Markets and choice

This chapter examines the practice of ‘school choice’, which we argue has been fundamental to the development and operation of market-oriented schooling in Australia – and internationally. Rather than simply enrolling their child in the nearest government (or Catholic) school, as might have been the case in the 1970s, parents in 21st-century Australia have increasingly been positioned as active consumers who may or must choose a school for their child from a number of options, especially at the secondary school level. The public vigilance of parents acting as individuals, yet coordinated by the market mechanism, is meant to be a key driver of quality control. Under-performing schools, it is argued, will be forced to make improvements in order to attract parents. Well-managed schools will be validated in the marketplace. According to Bob Lingard (2010, p. 132), ‘a basic assumption [of the Rudd government’s public accountability agenda, including the MySchool website, was] that competition between schools and parental pressures will push up standards and strengthen accountabilities’. In theory, parents (as consumers) make rational, objective, self-interested choices between competing providers (schools) who offer goods (education) in a competitive environment. Thus children are positioned as human capital, and education is the commodity which families purchase as an investment in their child’s (and the whole family’s) future wellbeing (Strober 2003). Parents’ wealth and knowhow has always been important, even decisive, in the educational fortunes of children (see, for example, Connell et al. 1982), but under current policy arrangements parental agency is explicitly validated and encouraged.

The standard critique of school choice is that choice operates to prioritise the demands of those students whose parents are savvy and well resourced (Ball 2003; Brown 1990; Windle 2009) and that children, as well as schools, can become commodified, with some children having more exchange value than others (Kenway & Bullen 2001). We further argue that the neoliberal marketised frame has reconfigured both schools and families as new, different kinds of entrepreneurial citizens acutely aware of their own and each other’s role in the marketplace – and that a particular kind of entrepreneurial parent has been produced and affirmed by the encouragement of markets in education (see also Connell 2008). This chapter is concerned with how families, as consumers, are shaped by, and respond to marketised schooling. Within this frame, financial capacity is more important than ever before – indeed the success of these reforms depend on a strong middle class. Nevertheless, we argue that school choice is predicated on more than the capacity to pay. School markets are complex and unique environments of competing interests, tensions and roles, potentially requiring specialised expertise and strategy to negotiate. Success in a market context may require families to operationalise a range of skills and capacities including social and cultural capitals (Bourdieu 1984, 1986). We argue that marketised schooling impels parents to be ‘alert’ and ‘strategic’ (Ball 2003) and to behave as ‘unequivocally middle-class’ (Davies & Bansel 2007) in pursuit of the ‘right’ school for their child.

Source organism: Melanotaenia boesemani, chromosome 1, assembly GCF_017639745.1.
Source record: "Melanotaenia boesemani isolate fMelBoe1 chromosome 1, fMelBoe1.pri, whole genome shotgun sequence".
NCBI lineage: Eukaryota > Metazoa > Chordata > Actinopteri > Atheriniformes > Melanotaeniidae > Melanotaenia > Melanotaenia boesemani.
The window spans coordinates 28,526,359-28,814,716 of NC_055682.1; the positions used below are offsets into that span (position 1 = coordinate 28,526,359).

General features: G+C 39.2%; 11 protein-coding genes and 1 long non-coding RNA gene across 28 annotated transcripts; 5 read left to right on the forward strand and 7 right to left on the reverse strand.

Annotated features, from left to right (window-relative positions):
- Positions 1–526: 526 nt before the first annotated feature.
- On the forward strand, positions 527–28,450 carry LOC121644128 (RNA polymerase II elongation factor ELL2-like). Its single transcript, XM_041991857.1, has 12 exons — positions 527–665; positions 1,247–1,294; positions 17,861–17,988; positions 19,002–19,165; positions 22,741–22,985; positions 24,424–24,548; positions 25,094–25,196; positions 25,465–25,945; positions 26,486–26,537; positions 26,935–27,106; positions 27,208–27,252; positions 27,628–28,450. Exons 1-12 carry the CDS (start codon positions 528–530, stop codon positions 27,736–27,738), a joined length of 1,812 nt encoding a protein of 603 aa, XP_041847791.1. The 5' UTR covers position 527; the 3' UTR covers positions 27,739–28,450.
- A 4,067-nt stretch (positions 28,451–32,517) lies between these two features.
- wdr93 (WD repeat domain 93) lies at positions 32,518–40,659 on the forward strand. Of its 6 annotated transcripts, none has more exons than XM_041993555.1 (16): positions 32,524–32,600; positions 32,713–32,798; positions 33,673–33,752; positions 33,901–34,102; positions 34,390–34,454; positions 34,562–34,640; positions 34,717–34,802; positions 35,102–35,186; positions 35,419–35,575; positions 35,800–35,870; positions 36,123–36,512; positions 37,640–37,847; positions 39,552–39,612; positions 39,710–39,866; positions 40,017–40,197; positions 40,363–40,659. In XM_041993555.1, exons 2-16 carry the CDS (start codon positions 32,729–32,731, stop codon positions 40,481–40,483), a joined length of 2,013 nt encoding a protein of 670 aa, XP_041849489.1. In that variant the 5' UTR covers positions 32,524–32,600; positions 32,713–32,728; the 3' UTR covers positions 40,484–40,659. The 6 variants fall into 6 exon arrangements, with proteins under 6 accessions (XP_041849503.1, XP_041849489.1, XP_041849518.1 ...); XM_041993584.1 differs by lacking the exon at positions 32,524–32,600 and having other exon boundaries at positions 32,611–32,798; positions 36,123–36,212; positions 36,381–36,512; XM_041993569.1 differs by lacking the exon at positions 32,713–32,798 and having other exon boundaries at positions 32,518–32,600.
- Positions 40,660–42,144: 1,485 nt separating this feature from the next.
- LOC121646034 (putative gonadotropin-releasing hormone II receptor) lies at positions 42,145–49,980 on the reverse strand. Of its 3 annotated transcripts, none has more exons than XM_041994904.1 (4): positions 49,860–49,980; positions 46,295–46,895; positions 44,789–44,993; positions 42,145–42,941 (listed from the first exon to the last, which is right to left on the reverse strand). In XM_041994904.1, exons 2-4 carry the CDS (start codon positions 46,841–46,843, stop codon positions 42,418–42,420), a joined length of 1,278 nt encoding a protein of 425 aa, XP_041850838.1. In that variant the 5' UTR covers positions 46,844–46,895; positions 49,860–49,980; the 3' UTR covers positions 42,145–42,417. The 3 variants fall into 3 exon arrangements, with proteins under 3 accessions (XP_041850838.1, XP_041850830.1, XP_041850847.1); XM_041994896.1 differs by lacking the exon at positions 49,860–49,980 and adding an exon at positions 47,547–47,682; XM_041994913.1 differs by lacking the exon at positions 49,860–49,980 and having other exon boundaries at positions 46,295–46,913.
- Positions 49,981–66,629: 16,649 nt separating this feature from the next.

The chapter draws on two of the earliest studies in the small but growing field of school choice in Australia: an Australian Research Council–funded study focusing on the decision-making processes of middle-class parents (Campbell et al. 2009) and a doctoral study of mothers’ secondary school choice-making (Aitchison 2006). Both studies interviewed parents in Sydney, Australia, with Craig Campbell and colleagues (2009) interviewing 63 parents or couples who had recently enrolled their child in the first year of high school, and Claire Aitchison (2006) conducting return interviews with 20 mothers over a 14-month period as they engaged in secondary school decision-making. Aitchison was particularly interested in the labour of mothers as key agents in familial decision-making. Among other things, she found that the mothers she interviewed followed recognised patterns of consumer behaviour, namely information gathering, evaluating options to make a shortlist of preferences, investigating procedures for maximising access to those schools, and then taking appropriate actions to secure choices (Aitchison 2010). Campbell, Proctor and Sherington were principally concerned with historical questions of middle-class formation and the retreat from common schooling.